AC:1.2 THE BIG PICTURE
How Computers Can Be Used in an Automated Manufacturing System
CAD - Computer Aided/Automated Design - Design geometry, dimensions, etc.
CAE - Analysis of the design done in the CAD system for stresses, flows, etc. (often described as part of CAD)
CAM - Computer Aided/Automated Manufacturing - is the use of computers to select, setup, schedule, and drive manufacturing processes.
CAPP - Computer Aided Process Planning - is used for converting a design to a set of processes for production, machine selection, tool selection, etc.
PPC - Production Planning and Control - also known as scheduling. Up to this stage each process is dealt with separately. Here they are mixed with other products, as required by customer demand, and subject to limited availability of manufacturing resources.
Factory Control - On a minute by minute basis this will split up schedules into their required parts, and deal with mixed processes on a factory wide basis. (This is very factory specific, and is often software written for particular facilities) An example system would track car color and options on an assembly line.
Workcell Control - At this system level computers deal with coordination of a number of machines. The most common example is a PLC that runs material handling systems, as well as interlocks with NC machines.
Machine Control - Low level process control that deals with turning motors on/off, regulating speeds, etc., to perform a single process. This is often done by the manufacturers of industrial machinery.
• Acronyms make it possible to convey exact technical meaning in a quick efficient way. But, they also make it possible to confuse a subject with poorly defined terms
• There are many acronyms involved with this book, such as CAPP, CIM, CAM, CAD, CAE, PPC, MRP, MRP-II, UNIX, DOS, CNC, DNC, etc.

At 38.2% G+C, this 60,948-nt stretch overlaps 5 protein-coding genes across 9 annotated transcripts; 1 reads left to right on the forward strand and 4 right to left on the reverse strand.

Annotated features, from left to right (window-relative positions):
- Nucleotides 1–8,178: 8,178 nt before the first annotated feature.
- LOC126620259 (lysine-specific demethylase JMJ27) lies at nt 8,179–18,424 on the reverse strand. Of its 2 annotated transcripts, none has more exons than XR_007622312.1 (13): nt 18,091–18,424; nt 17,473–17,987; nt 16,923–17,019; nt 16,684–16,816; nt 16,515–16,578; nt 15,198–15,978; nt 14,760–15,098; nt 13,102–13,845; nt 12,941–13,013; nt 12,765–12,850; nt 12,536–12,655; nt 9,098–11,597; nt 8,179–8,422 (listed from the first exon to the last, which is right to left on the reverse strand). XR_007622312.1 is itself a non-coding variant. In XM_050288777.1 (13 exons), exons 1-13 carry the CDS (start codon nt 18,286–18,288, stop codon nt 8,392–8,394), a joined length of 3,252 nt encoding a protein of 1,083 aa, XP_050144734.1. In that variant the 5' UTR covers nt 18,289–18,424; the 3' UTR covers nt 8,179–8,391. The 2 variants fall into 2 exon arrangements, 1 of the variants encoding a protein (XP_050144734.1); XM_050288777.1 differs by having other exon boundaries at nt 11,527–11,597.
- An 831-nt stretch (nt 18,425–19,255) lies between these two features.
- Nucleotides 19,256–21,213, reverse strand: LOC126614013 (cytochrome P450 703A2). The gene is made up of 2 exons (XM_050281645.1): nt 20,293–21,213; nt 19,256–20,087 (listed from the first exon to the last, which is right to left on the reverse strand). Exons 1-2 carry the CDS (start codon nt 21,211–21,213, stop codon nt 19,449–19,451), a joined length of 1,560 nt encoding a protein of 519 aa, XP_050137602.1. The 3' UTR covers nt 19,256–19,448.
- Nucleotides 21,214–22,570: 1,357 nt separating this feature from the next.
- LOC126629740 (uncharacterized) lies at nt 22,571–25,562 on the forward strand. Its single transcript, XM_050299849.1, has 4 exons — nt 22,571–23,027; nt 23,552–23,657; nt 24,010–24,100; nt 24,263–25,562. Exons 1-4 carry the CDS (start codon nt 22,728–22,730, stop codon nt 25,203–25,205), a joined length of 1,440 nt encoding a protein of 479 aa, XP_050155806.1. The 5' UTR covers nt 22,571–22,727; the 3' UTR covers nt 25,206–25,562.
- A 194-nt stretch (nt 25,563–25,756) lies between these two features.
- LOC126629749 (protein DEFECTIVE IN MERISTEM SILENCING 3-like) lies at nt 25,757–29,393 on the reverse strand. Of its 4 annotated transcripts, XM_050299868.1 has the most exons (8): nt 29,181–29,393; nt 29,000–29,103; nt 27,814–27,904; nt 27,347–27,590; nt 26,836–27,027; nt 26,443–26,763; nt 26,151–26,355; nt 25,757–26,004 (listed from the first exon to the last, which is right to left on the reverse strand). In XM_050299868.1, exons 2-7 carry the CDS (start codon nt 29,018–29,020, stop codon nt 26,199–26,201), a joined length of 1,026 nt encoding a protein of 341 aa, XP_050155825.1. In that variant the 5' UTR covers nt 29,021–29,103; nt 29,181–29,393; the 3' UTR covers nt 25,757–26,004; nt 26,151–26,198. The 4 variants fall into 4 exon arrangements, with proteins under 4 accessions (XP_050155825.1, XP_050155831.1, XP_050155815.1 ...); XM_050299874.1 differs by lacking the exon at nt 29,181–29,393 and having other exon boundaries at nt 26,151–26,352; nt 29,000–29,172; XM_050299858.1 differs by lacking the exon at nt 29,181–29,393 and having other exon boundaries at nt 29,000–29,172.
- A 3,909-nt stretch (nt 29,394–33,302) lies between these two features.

AC:1.2.2 What is CAD/CAM?
• Using computers for design and manufacturing
• We computerize the easier tasks, which are tedious and mistake prone when done manually.
• In CAD we design product geometries, do analysis (also called CAE), and produce final documentation.
• In CAM, parts are planned for manufacturing (eg. generating NC code), and then manufactured with the aid of computers.
• CAD/CAM tends to provide solutions to existing problems. For example, analysis of a part under stress is much easier to do with FEM, than by equations, or by building prototypes.
• CAD/CAM systems are easy to mix with humans.
• This technology is proven, and has been a success for many companies.
• There is no ‘ONE WAY’ of describing CAD/CAM. It is a collection of technologies which can be run independently, or connected. If connected they are commonly referred to as CIM
AC:1.2.3 What is the difference between CAD, CAM AND CIM
• CAD/CAM involves the use of computers to make Design and Manufacturing more profitable.
• Parts of CIM use CAD/CAM techniques and products to try and make the factory fully connected using computers.
• The essential difference is CAD/CAM provides the tools, CIM is the philosophy which is used when organizing the computers, programs, etc. and all the information that flows between them.
• Another way to think of CIM is that it allows the structure of an organization to be entered into the computers.
• CIM focuses on connecting the various CAD/CAM modules.
AC:1.2.4 Examples of CAD/CAM Usage
• An FMS is made out of CAD/CAM components (and can be PART of a CIM system).
• The list below shows users of FMS in the U.S.A. The variety of applications illustrates that the technology may be used by any industry. The companies employing the technology show confidence in the technology. [Source -- find]
• The table below indicates the countries which are using the FMS technology. The countries with the higher numbers of FMS systems are also a sample of the major economic leaders. [Ayres et al, 1991, pg. 212, an estimate based on limited information] [ source - find]
• Driving forces of CIM/FMS are shown in the figure below[ source - find]
AC:1.2.5 Computer Integrated Manufacturing (CIM),
• We should aspire to meet the ideals of CIM when designing CAD/CAM technology
- Optimizes data flow in company
- Simplifies sharing and translation of information
- Reduces careless errors in data
- Allows checking of data against standards
- Computer Aided Design (CAD) / Computer Aided Engineering (CAE)
- Computer Aided Process Planning (CAPP)
- Production Planning and Control (Scheduling)
- Shop Floor Control (e.g., FMS)
• Reference model for enterprise related CIM [find source]